Thursday, August 21, 2014

The Madwoman and the Beetles

The Northern Echo talks about the upcoming opening to visitors of Norton Conyers, but from a different point of view, the insect's point of view:

A project to tackle a deathwatch beetle infestation at the historic house which inspired Charlotte Brontë's Jane Eyre has unearthed 1,000 years of history at the site.
Sir James and Lady Graham said eight years' work to conserve their family's home of 11 generations, Norton Conyers, near Ripon, had revealed Viking pottery beneath the floorboards, a Tudor painted screen hiding a door behind 18th-century plaster and rare 18th-century wallpapers.
The couple said after experts revealed the property's timbers had been infested since it was built in the 17th-century and that some rooms could cave in within five years, they launched a £300,000 scheme which saw them having to live at bed and breakfast guesthouses for a year.
Sir James, whose family moved to the house in 1642, said he felt duty-bound to preserve the property, where they had found a secret staircase and room which inspired mad Mrs Rochester's room in Jane Eyre. (...)
Although the couple say they will never rid the property of the beetles and are currently restoring the King James Room, the Historic Houses Association and Sotheby’s have awarded them the 2014 Restoration Award.
Harry Dalmeny, chairman of Sotheby's, said: “The Grahams have achieved an heroic restoration. Their passion, extensive research and great attention to detail have lifted the veil on over 1,000 years of history, while retaining Norton Conyers’ impenetrable mystery.
"Almost 200 years after Charlotte Brontë, visitors will with no doubt be mesmerised by this fascinating house”.
The property will be reopened to visitors next July. (Mark Foster)
Carolyn Bass in The Huffington Post talks about death and how to deal with grief:
My unpublished novel, The Sword Swallower's Daughter, is sliced so full of death the pages have slits. Prowling about my work in progress are the ghosts of Heathcliff and Catherine, along with the death of a newborn baby in a derelict manor set on the moors of Yorkshire.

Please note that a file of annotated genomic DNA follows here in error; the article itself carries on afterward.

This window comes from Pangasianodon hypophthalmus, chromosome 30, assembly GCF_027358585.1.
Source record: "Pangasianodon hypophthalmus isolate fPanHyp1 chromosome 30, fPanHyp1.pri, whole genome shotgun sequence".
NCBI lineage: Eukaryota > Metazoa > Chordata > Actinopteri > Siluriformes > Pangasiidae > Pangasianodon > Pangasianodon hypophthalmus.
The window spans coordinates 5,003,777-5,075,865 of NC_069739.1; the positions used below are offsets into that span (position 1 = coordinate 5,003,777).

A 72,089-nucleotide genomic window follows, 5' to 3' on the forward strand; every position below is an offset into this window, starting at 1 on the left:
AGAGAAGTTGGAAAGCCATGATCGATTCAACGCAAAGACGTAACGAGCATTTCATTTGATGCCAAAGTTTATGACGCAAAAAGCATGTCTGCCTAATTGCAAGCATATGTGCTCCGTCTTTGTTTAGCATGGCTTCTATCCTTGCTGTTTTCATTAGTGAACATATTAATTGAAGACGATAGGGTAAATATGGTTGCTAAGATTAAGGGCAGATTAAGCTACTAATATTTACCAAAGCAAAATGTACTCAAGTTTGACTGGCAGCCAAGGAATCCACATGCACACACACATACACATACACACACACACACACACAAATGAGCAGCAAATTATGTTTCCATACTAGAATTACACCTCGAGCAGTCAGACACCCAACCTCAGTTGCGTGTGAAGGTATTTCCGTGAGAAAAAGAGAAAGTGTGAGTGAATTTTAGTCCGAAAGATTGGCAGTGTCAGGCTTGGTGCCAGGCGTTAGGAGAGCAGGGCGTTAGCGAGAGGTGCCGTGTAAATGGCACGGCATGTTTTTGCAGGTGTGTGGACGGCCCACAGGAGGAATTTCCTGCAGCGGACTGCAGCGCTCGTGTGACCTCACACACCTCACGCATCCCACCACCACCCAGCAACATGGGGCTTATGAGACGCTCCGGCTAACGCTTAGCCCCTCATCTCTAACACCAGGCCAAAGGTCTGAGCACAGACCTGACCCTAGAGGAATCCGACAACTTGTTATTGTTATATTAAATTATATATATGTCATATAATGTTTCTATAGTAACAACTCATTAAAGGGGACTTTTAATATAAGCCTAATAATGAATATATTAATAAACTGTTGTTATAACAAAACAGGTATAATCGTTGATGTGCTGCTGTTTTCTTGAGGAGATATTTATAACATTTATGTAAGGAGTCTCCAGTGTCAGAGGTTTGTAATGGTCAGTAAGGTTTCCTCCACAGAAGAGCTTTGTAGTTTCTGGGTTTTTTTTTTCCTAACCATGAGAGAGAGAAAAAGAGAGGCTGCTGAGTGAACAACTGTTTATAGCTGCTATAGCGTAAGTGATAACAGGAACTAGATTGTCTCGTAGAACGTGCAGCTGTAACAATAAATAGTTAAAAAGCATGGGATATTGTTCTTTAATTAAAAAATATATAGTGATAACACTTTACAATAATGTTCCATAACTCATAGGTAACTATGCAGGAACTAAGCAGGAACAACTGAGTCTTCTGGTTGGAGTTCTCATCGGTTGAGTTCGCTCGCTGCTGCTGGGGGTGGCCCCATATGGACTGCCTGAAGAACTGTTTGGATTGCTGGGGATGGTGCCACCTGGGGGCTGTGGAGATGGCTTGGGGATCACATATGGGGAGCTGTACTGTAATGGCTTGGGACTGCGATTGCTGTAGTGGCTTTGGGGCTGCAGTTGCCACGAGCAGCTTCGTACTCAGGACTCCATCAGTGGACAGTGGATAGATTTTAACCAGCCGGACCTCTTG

Tips to visit the literary London on Fodor's Travel:
What better place to begin a literary tour of London than at a library? Originally part of the British Museum, the [British] Library moved to its current location on Euston Road in 1998, transferring its collection to the 1.2-million-square-foot space. (...) Literature fans should make a beeline for the Sir John Ritblat Gallery, just to the right of the main entrance, to view the Library's stunning archival collection, which includes the Magna Carta, a Gutenberg Bible, original copies of Beowulf, The Canterbury Tales, Jane Eyre,and Shakespeare's First Folio, and select works from Jane Austen to the Beatles.
Total Film lists the hottest horror movies. Among them I Walked with a Zombie 1943:
If you can squint past the voodoo and Caribbean heat, I Walked With A Zombie is a sort of adaptation of Jane Eyre. But you’d really have to squint, because so much of the film’s ambience comes from the oppressive climate and elaborate rituals. (Sarah Dobbs
The New Yorker editor William Maxwell asked Salinger who his influences were in a 1951 interview for Book of the Month Club NewsRTV Slovenia quotes from it:
A writer, when he's asked to discuss his craft, ought to get up and call out in a loud voice just the names of the writers he loves. I love Kafka, Flaubert, Tolstoy, Chekhov, Dostoevsky, Proust, O'Casey, Rilke, Lorca, Keats, Rimbaud, Burns, E. Brontë, Jane Austen, Henry James, Blake, Coleridge. I won't name any living writers. I don't think it's right.
Guidone (Italy) has a post about Haddon Hall ('il maniero di Jane Eyre');  K.M. Weiland continues her blog tour promoting Jane Eyre: Writer's Digest Annotated Classics and has a guest post on The Writers Alley about Jane Eyre and the weather; Ode to Jo & Katniss reviews Jane Eyre 2011; WK Dowden reviews The Tenant of Wildfell Hall.

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